Since 2002 Perimeter Institute has been recording seminars, conference talks, public outreach events such as talks from top scientists using video cameras installed in our lecture theatres. Perimeter now has 7 formal presentation spaces for its many scientific conferences, seminars, workshops and educational outreach activities, all with advanced audio-visual technical capabilities.
Recordings of events in these areas are all available and On-Demand from this Video Library and on Perimeter Institute Recorded Seminar Archive (PIRSA). PIRSA is a permanent, free, searchable, and citable archive of recorded seminars from relevant bodies in physics. This resource has been partially modelled after Cornell University's arXiv.org.
Accessibly by anyone with internet, Perimeter aims to share the power and wonder of science with this free library.
The category of coherent sheaves on an interesting variety X has an extremely annoying property: does not have enough projectives, so it cannot be equivalent to the category of modules over an algebra. However, if you pass to the derived category, this defect can be fixed in many interesting cases, by finding a tilting generator: that is, a vector bundle T such that any coherent sheaf can be resolved by a complex consisting of sums of copies of T, and Ext^i(T,T)=0 for all i>0.
Time is one of the most basic features of nature which has been extensively discussed in philosophy and physics. In contrast, time is rather neglected in neuroscience; here time is only conceived in terms of our perception and cognition of time. That leaves open the relevance of time itself, that is, how the brain constitutes its own temporal dynamics and how that is relevant for, for instance, consciousness and other mental features like self.
I will discuss joint work with Roman Bezrukavnikov on a categorical version of Hikita duality, which relates coherent sheaves on a symplectic resolution to constructible sheaves on the loop space of the dual resolution. I will focus on a basic case, where this can be made very explicit, and finish with some wild speculation on further generalisations.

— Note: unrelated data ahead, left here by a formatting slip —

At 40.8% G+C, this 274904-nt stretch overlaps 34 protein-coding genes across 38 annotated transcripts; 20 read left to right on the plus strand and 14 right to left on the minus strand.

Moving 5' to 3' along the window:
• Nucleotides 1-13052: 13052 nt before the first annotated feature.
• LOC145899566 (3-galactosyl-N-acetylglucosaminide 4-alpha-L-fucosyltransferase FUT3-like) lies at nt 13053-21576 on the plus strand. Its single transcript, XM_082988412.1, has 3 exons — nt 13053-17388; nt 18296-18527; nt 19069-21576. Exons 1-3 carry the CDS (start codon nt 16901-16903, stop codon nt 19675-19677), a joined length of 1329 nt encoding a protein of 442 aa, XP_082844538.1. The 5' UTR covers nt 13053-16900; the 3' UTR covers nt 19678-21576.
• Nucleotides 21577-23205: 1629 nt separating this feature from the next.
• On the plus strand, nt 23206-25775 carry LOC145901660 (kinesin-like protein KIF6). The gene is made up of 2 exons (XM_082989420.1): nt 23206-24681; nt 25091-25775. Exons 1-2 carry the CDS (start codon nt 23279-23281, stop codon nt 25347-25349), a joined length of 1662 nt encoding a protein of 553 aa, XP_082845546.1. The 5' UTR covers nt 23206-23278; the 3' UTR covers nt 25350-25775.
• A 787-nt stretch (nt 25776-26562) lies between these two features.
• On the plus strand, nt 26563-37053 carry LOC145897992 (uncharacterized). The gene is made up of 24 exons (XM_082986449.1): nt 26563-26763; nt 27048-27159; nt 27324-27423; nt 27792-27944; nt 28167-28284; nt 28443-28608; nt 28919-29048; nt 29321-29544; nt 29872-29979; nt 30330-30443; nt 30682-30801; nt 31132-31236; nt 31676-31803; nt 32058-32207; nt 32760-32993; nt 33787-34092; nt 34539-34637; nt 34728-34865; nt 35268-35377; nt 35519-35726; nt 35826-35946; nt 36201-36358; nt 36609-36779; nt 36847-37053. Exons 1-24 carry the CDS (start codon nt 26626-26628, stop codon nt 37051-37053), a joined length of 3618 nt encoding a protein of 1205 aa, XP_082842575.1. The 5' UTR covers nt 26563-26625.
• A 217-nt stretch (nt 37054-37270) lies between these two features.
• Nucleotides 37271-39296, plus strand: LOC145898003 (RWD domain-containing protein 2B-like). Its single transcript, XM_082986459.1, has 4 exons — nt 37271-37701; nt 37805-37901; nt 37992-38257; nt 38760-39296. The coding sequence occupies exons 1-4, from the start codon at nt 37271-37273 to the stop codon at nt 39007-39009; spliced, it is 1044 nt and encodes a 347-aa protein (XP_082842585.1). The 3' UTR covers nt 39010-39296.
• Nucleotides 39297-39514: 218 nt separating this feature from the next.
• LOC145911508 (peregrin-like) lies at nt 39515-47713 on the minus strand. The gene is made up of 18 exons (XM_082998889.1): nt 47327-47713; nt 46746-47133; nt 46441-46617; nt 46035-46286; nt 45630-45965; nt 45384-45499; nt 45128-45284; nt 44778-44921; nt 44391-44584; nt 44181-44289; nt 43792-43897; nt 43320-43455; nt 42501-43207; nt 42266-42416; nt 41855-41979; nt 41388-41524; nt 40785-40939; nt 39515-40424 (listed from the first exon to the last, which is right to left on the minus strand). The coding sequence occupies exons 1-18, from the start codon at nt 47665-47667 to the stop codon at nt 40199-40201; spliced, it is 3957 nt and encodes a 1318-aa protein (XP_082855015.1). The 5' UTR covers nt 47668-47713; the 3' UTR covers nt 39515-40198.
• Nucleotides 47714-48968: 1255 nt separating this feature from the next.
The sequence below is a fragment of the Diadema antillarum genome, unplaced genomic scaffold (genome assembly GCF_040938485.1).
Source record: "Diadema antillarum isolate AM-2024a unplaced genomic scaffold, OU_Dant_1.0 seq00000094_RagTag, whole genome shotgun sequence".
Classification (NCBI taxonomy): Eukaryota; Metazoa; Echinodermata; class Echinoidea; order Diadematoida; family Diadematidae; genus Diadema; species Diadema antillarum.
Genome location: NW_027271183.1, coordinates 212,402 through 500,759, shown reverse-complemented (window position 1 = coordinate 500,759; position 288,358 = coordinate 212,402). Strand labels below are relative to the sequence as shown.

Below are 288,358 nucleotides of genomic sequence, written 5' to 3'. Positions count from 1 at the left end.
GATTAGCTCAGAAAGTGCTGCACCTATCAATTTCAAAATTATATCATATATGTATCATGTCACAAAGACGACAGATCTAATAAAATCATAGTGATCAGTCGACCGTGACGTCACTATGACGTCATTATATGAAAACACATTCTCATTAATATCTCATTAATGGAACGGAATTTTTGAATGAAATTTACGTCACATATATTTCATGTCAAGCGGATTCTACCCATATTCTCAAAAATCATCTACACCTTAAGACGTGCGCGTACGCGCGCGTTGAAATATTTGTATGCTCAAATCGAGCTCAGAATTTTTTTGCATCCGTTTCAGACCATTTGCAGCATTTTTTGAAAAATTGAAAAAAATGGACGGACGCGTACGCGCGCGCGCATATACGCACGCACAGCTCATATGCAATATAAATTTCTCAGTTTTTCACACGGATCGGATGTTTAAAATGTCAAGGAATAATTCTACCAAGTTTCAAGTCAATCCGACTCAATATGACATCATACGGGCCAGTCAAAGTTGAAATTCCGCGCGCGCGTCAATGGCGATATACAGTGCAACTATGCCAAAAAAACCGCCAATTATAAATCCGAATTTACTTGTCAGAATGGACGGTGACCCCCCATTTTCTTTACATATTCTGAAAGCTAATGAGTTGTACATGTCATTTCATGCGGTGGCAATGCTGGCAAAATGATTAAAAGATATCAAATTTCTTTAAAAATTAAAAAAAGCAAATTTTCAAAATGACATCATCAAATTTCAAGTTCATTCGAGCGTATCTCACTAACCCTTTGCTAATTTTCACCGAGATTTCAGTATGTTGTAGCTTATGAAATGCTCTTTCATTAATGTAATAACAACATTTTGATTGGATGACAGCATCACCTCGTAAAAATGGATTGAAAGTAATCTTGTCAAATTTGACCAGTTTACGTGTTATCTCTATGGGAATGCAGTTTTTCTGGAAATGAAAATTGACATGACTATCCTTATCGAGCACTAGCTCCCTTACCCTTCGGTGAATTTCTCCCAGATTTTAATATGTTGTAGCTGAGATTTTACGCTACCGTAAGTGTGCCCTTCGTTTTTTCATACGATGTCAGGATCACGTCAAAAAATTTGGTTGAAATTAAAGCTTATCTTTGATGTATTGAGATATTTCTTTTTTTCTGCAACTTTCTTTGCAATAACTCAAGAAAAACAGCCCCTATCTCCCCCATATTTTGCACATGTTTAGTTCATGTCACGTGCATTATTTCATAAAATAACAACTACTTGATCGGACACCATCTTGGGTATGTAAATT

In this talk I review some of what we have learned from string theory about the criteria one needs for a quantum theory to be able to consistently couple to quantum gravity (the landscape) as opposed to one that looks consistent but cannot be consistently coupled to gravity (the swampland). Moreover, I review some of the cosmological implications of these conditions for our universe.
Weak values are quantities accessed through quantum experiments involving weak measurements and post-selection. It has been shown that ‘anomalous’ weak values (those lying beyond the eigenvalue range of the corresponding operator) defy classical explanation in the sense of requiring contextuality [M. F. Pusey, Phys. Rev. Lett. 113, 200401, arXiv:1409.1535]. We elaborate on and extend that result in several directions. Firstly, the original theorem requires certain perfect correlations that can never be realised in any actual experiment.
We will review the bosonization approach to Fermi liquids in dimensions above one. We will use this to study a sharp change in the neutral excitation spectrum of fermi liquids that occurs beyond a critical interaction strength whereby an unconventional collective mode exits the particle-hole continuum. This mode is a collective shear wave that features purely transverse current oscillations, in analogy to the transverse sound of crystals. Because it is hard to “see" due to its transversal nature, the shear sound might be already “hiding`' in several metals.
The averaged null energy condition (ANEC) can be used to put constraints on the scaling dimensions of operators in a local CFTs. In some cases these are stronger than the unitarity bounds. I will consider four dimensional N=1 superconformal field theories (SCFTs) and discuss bounds on generic long and protected multiplets with spin (j,0). Some of them can be obtained analytically and others can be studied by means of a simple semidefinite programming problem. I will also briefly mention the consequences for N=2,4 SCFTs. Based on [1905.09293].
Large galaxy surveys have dramatically improved our understanding of astrophysics and cosmology in the high-redshift universe, but they are fundamentally limited by the need to integrate long enough to detect each individual source. Line intensity mapping has recently arisen as a powerful alternative to these surveys, offering access to fainter sources and larger volumes than conventional techniques. There has been a surge of experimental interest in this technique, with surveys planned or in progress across the electromagnetic spectrum.